Project 1 – David Airth


With the passing of David Airth, Sr., on Sunday morning, there was removed from this earthly scene one who can truly be described as one of the landmarks of Renfrew. A member of the first family to settle here permanently – David about eight years of age at that time – and one who had practically spent all his days within its limits, he, more than any other except his single remaining brother, Henry, knew the history of the place, and of its gradual growth from a forest wild into a modem town. And in his early days, his days of prime, few did more than David Airth to subdue the wilds and to perform the duties of pioneer life. He was a strong man, and wiry, delighting in deeds of strength and endurance; an athlete, and on in whom the life of athletic sport never died out. Although in his 83rd year, nearly every day this winter he had walked into town, to enjoy the afternoon in watching or participating in the game of curling, a game of which he had always been a devoted admirer. Nor was it in sport alone that he took delight. He was a reader, and a great admirer of Scotch verse of Burns particularly. Indeed, he had a touch of poetry himself; and while some of what came from his pen would not stand the criticism of the learned, at other times there breathed through his lines the spirit of the true poet.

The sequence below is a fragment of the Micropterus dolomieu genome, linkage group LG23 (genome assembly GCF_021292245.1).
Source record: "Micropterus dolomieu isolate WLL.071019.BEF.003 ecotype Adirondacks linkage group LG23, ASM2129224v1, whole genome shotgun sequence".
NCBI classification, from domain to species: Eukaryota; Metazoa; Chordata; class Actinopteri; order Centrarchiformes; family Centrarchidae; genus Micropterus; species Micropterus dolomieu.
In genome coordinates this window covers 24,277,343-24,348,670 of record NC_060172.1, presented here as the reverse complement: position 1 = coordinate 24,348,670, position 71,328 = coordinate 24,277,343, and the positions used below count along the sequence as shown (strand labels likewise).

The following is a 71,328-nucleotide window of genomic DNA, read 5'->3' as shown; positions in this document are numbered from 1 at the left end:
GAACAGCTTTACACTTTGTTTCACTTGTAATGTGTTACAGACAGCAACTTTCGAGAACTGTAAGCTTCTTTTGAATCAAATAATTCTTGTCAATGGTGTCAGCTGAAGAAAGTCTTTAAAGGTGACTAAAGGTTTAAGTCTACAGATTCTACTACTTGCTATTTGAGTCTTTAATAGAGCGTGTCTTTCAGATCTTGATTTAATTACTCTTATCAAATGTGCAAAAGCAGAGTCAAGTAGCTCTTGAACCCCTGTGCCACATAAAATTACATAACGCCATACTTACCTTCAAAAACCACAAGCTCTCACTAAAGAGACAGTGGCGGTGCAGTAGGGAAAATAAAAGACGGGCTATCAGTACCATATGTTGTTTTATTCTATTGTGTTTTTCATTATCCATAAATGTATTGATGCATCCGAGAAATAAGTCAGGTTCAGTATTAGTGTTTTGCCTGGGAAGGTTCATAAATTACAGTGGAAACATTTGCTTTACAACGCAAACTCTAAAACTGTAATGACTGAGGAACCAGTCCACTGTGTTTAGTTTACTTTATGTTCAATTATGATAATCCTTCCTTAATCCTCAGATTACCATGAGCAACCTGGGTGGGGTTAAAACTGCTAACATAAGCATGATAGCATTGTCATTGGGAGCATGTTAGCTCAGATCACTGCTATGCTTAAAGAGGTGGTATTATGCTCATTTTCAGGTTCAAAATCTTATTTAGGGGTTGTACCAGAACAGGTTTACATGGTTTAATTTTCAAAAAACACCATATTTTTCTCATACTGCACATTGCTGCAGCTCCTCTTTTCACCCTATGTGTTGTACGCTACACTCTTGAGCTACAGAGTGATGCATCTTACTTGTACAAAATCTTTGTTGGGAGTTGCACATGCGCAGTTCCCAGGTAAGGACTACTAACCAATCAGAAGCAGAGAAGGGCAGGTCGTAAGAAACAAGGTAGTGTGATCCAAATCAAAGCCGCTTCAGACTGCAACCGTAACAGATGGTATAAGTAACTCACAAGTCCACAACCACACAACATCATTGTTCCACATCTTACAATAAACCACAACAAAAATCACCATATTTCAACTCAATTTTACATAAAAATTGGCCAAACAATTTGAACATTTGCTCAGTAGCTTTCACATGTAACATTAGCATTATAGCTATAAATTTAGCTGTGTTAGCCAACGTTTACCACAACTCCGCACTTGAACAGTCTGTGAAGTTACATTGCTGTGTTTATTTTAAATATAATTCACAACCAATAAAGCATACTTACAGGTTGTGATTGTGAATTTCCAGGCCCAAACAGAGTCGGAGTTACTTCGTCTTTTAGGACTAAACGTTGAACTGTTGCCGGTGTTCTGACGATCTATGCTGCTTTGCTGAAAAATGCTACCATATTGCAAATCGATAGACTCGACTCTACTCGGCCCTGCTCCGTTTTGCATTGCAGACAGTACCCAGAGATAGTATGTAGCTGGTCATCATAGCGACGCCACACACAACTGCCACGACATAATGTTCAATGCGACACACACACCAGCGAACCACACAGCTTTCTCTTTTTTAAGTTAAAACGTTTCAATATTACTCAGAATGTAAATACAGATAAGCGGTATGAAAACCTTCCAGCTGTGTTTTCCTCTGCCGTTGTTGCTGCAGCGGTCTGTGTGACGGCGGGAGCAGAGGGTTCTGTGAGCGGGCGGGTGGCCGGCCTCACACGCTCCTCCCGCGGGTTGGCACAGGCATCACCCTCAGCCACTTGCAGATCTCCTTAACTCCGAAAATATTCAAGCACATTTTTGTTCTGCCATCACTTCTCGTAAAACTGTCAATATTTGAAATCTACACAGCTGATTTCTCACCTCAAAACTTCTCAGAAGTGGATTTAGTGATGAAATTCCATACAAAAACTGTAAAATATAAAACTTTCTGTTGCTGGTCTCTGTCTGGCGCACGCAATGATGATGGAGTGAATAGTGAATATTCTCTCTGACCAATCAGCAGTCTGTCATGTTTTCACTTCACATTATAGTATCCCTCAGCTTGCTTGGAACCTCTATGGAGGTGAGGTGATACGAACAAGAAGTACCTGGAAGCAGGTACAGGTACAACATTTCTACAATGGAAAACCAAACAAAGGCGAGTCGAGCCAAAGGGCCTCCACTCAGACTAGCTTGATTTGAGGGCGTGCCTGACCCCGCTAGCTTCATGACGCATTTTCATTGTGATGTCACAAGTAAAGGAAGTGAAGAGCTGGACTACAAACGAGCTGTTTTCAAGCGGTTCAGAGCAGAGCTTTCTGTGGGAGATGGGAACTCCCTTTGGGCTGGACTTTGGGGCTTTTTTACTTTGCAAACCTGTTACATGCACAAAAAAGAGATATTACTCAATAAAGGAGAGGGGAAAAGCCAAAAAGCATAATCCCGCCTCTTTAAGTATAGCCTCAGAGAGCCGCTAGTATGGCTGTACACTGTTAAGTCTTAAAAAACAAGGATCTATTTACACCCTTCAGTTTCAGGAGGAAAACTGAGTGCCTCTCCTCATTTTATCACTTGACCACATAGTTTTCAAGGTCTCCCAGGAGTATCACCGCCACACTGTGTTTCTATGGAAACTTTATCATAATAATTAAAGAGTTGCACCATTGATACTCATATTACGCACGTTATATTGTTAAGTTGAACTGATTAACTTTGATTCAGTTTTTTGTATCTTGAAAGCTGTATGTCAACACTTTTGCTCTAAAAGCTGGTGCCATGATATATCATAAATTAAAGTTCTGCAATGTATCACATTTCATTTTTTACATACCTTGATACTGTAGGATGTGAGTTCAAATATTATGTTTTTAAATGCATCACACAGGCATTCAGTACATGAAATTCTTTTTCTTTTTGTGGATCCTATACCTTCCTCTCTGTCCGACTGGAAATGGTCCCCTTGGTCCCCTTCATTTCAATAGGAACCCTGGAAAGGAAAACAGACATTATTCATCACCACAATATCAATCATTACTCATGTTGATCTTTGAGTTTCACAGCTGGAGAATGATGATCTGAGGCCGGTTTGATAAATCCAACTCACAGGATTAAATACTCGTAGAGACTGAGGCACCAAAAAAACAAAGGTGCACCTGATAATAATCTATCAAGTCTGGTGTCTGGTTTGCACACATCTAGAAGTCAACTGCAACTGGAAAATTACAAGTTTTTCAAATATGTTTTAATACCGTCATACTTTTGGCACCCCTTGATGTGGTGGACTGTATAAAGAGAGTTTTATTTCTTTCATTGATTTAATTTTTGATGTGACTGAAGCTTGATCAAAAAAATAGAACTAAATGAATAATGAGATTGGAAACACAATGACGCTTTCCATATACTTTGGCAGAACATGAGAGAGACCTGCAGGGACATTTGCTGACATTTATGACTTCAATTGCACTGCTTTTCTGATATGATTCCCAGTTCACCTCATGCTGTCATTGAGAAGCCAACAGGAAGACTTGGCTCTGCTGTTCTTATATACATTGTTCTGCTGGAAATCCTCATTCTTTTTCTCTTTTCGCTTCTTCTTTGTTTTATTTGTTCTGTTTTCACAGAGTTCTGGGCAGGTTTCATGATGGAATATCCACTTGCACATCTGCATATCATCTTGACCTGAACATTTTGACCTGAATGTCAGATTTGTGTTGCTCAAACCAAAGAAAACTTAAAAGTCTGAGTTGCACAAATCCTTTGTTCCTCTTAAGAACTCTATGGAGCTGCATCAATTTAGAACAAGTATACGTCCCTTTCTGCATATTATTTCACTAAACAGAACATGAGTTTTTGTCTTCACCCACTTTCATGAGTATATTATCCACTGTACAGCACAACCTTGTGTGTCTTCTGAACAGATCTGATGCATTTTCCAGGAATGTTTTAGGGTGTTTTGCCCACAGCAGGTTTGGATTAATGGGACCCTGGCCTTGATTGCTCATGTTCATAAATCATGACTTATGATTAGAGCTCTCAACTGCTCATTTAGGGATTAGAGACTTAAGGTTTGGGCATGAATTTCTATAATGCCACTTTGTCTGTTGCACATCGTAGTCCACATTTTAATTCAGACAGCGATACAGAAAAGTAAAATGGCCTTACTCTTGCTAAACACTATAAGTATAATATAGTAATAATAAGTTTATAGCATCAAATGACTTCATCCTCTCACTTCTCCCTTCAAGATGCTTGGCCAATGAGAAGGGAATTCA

Partly from lack of inclination, possibly; partly through his location, he had not taken any great part in public work; but in the distant past served as a village councilor. He was an ardent Liberal; and a most faithful member and attendant on the services of St Andrew’s church, being twice at the church the last Sabbath of his life. He had had one or two severe attacks of illness of late years, but had rallied. Of late he had seemed pretty well; and arrangements had been made to celebrate his 83rd birthday on Saturday the 30th, by a family gathering. But this was not to be. On Thursday the 21st, it became known in town that he had again been taken seriously ill; and the end came at nine o’clock on Sunday morning, after a few hours suffering.

The funeral services on Tuesday afternoon were conducted by Rev. Mr. Hay, assisted by Rev. Jas. A. K. Walker, and Rev. Dr. Campbell. Deceased was a twin brother of the late Robert Airth, second sons and fourth children of the late Sergt. Henry Airth. Of the ten brothers and sisters, only Henry (the eldest son) and Mary (Mrs. Robert McLaren) the youngest daughter now remain. Some sixty years ago, Mr. Airth married Margaret Beauchamp (the daughter of another of the pioneer settlers) who survive him. Of their four children, only one son, Robert, and one daughter (Mrs. Robert Stewart) preceded the father to the grave. Two daughters Mrs. Malcolm McDermid, of Horton and Mrs. Henry Jamieson of Red Deer Alberta, survive. The funeral cortege was an exceptionally long one, and of the large number who witnessed the last rites in the cemetery, it was remarked that probably over one-half were relatives of the deceased. Among the mourners were great grandchildren. And among the handsome floral memorials was a beautiful anchor from the Renfrew Curling Club.